Black to the Beach
By Sidik Fofana—SeeingBlack.com Contributing Editor
The scene in Colson Whitehead’s third novel, Sag Harbor, which epitomizes the main character, Benji, and his rag tag bunch of adolescent companions, arrives when a parentless summer house prompts Benji to break down his friends’ smack-talking rituals. With a stroke of astuteness and whimsicality, Whitehead’s awkward 15-year-old protagonist provides his analysis:
“You could also preface things with a throat-clearing ‘You f*ckin’ as in “You f*ckin’ Cha-Ka from Land of the Lost-lookin’ motherf*cker’…’You f*ckin’ acted as a rhetorical pause, allowing the speaker a few extra seconds to pluck some splendid modifier out of the invective ether, and giving the listener a chance to gird himself for the top-notch put-down/splendid imagery to follow.”
The excessive profanity does not depict this enclave of Black teenagers who vacation in Long Island’s Sag Harbor as hip and in-the-know youngsters growing up during hip-hop’s golden age as much as it depicts them as middle class wannabees who overcompensate for their sheltered lives. It is still laudable, however, that despite the group’s pretensions of independence and knowledge of hip-hop urbanomics, Benji is the one member of the crew who is strangely unapologetic about his well-off, eclectic background. This isn’t more evident than at Sagaponack beach where Benji tries to convince his buddy, Marcus, that Afrika Bambaataa bit his seminal classic “Planet Rock” from a German band, Kraftwerk. He braves the backlash (one, for the blasphemy of implying Afrika Bambataa committed the ultimate Hip-Hop sin of biting and two, for indirectly admitting to his friends that he listened to white music), and offers a comfortable take on his point of view, “I just knew that it was okay to like both Afrika Bambaataa and Kraftwerk, and I liked what Afrika did with Kraftwerk.”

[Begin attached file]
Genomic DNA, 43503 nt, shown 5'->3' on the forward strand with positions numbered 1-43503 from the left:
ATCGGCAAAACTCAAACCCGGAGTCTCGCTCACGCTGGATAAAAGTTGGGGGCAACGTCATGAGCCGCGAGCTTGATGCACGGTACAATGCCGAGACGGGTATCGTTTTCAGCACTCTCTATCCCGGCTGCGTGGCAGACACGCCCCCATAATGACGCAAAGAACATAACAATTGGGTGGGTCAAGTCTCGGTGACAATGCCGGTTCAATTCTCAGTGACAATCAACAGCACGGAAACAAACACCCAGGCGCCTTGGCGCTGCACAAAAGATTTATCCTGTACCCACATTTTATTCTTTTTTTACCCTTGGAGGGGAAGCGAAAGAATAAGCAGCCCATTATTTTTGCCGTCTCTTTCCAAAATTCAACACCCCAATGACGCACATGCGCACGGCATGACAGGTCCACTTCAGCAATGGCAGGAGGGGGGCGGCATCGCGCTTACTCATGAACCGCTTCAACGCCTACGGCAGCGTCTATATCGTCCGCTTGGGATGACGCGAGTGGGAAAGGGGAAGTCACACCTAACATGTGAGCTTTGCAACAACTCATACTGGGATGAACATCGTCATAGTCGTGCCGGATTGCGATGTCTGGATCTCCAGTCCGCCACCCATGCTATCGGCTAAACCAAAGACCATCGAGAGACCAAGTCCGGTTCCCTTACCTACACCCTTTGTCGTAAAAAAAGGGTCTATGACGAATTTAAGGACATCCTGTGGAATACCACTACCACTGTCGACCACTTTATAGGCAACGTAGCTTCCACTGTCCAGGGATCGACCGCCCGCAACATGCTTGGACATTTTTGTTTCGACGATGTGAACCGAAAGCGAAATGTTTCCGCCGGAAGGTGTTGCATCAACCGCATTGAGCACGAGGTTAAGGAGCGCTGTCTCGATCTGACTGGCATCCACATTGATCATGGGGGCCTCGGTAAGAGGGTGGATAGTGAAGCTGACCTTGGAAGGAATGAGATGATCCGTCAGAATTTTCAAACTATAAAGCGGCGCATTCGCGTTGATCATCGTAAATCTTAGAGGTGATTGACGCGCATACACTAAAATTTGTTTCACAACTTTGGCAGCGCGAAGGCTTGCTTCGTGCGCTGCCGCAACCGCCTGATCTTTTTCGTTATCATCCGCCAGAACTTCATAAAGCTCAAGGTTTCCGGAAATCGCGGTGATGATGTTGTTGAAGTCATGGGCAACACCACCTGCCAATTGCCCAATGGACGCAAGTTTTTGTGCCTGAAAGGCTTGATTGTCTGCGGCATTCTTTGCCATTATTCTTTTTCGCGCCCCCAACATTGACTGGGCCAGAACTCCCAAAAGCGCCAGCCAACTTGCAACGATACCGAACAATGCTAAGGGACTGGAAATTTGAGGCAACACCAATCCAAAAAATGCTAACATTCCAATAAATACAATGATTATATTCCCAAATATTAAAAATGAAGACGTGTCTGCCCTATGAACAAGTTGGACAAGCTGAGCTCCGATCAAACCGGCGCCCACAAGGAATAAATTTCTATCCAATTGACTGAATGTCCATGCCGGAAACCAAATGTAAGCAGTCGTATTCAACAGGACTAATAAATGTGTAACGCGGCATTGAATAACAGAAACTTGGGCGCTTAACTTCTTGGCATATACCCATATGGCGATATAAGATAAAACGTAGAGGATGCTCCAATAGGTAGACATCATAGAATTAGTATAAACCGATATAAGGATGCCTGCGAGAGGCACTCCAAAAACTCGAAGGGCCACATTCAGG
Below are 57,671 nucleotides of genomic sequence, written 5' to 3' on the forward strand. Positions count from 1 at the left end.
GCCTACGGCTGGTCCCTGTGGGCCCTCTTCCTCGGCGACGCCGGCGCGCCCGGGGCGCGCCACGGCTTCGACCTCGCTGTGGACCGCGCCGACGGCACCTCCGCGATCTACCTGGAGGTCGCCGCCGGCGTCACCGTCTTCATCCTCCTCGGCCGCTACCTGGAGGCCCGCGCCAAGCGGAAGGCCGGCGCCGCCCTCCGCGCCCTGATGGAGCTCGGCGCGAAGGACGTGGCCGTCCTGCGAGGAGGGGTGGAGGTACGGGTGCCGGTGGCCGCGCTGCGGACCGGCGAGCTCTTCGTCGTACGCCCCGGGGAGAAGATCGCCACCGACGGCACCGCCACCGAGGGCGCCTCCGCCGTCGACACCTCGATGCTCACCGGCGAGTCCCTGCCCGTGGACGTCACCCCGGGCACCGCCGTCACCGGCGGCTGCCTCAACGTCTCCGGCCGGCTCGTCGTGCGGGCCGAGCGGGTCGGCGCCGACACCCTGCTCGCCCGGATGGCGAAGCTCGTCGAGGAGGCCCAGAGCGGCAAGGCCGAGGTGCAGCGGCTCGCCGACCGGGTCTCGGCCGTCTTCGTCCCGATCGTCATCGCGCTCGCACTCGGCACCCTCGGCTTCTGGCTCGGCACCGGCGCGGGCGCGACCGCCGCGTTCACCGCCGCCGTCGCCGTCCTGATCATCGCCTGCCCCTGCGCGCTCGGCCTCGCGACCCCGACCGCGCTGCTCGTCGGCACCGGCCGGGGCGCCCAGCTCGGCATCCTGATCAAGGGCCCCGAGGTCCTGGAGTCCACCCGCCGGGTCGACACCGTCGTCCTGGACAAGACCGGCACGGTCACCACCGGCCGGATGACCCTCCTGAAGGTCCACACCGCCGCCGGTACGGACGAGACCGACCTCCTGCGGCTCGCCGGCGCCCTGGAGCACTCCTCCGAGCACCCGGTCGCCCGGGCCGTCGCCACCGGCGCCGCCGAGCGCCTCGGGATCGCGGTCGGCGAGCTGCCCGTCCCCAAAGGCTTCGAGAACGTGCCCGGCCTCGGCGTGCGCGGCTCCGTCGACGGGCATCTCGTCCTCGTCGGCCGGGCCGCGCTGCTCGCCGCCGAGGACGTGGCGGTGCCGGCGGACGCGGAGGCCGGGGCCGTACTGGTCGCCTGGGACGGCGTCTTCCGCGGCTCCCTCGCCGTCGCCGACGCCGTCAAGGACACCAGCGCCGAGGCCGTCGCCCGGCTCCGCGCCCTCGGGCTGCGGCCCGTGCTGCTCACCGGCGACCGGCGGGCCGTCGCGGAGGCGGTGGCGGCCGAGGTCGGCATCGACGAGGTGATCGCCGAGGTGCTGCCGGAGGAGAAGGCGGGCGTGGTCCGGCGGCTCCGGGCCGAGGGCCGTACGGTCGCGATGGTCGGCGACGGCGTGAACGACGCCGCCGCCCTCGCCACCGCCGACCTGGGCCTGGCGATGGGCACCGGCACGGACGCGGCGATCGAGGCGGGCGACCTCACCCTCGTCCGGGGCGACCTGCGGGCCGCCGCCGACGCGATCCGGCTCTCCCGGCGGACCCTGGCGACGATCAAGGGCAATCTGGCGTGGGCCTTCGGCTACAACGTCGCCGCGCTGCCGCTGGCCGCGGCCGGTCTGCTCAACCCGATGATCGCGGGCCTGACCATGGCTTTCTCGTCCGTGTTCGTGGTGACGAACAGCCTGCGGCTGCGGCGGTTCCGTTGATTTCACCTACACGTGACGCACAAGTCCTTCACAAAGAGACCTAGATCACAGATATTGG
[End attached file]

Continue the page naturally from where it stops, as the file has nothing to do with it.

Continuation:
Sag Harbor, according to the author, has no defined plot. Rather than an epic coming-of-age work about one fateful summer, the novel is a slice-of-life that includes events sometimes connected to a larger narrative web (for example when a chance visit from Roxanne Shante and U.T.F.O. at Benji’s place of employment settles a brewing dispute over a word in Melle Mel’s “The Message”) and at other times completely random (when Benji accidentally gets hit in the eye during a BB gun war). The Long Island suburb that serves as the book’s setting becomes Shakespeare’s proverbial stage where Benji and his circle of hormonal and insecure teenage peers fret and strut only to flick off the lights in their vacation homes and return home to another drab school year.
With Junot Diaz winning the Pulitzer prize last year and a Victor Lavalle novel due later this month, Colson Whitehead has re-established himself as a contemporary voice of color. Sag Harbor> paves its own road because it addresses issues of class and race that have proven to be the stuff of great literary works, and it’s not written from a victimized standpoint. Colson Whitehead’s protagonist proudly represents that legion of middle class Blacks in limbo between the singe of being a “minority” and the welcoming hubbub of privilege.